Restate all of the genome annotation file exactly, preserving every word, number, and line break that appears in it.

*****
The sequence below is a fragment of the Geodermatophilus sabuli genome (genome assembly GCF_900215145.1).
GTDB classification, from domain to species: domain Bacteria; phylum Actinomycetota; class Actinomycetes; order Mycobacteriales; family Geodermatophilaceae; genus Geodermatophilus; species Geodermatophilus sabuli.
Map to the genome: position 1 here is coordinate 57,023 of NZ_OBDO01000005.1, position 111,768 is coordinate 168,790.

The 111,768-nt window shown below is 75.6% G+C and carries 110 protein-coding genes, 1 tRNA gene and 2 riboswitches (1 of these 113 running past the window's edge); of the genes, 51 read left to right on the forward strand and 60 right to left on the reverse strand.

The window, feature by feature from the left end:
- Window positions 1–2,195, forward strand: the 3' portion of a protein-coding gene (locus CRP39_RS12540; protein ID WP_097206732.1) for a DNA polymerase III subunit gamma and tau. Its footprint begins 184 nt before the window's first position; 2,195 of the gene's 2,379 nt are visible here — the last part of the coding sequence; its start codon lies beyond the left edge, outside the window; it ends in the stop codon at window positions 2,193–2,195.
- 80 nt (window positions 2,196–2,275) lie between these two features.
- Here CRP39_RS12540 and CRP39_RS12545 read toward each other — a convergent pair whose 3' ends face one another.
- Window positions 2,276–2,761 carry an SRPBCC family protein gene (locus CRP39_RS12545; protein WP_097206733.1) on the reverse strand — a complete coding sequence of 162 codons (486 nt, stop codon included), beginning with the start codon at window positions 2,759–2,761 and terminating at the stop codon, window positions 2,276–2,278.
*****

The sequence below is a fragment of the Geodermatophilus sabuli genome (genome assembly GCF_900215145.1).
GTDB classification, from domain to species: domain Bacteria; phylum Actinomycetota; class Actinomycetes; order Mycobacteriales; family Geodermatophilaceae; genus Geodermatophilus; species Geodermatophilus sabuli.
Map to the genome: position 1 here is coordinate 57,023 of NZ_OBDO01000005.1, position 111,768 is coordinate 168,790.

The 111,768-nt window shown below is 75.6% G+C and carries 110 protein-coding genes, 1 tRNA gene and 2 riboswitches (1 of these 113 running past the window's edge); of the genes, 51 read left to right on the forward strand and 60 right to left on the reverse strand.

The window, feature by feature from the left end:
- Window positions 1–2,195, forward strand: the 3' portion of a protein-coding gene (locus CRP39_RS12540; protein ID WP_097206732.1) for a DNA polymerase III subunit gamma and tau. Its footprint begins 184 nt before the window's first position; 2,195 of the gene's 2,379 nt are visible here — the last part of the coding sequence; its start codon lies beyond the left edge, outside the window; it ends in the stop codon at window positions 2,193–2,195.
- 80 nt (window positions 2,196–2,275) lie between these two features.
- Here CRP39_RS12540 and CRP39_RS12545 read toward each other — a convergent pair whose 3' ends face one another.
- Window positions 2,276–2,761 carry an SRPBCC family protein gene (locus CRP39_RS12545; protein WP_097206733.1) on the reverse strand — a complete coding sequence of 162 codons (486 nt, stop codon included), beginning with the start codon at window positions 2,759–2,761 and terminating at the stop codon, window positions 2,276–2,278.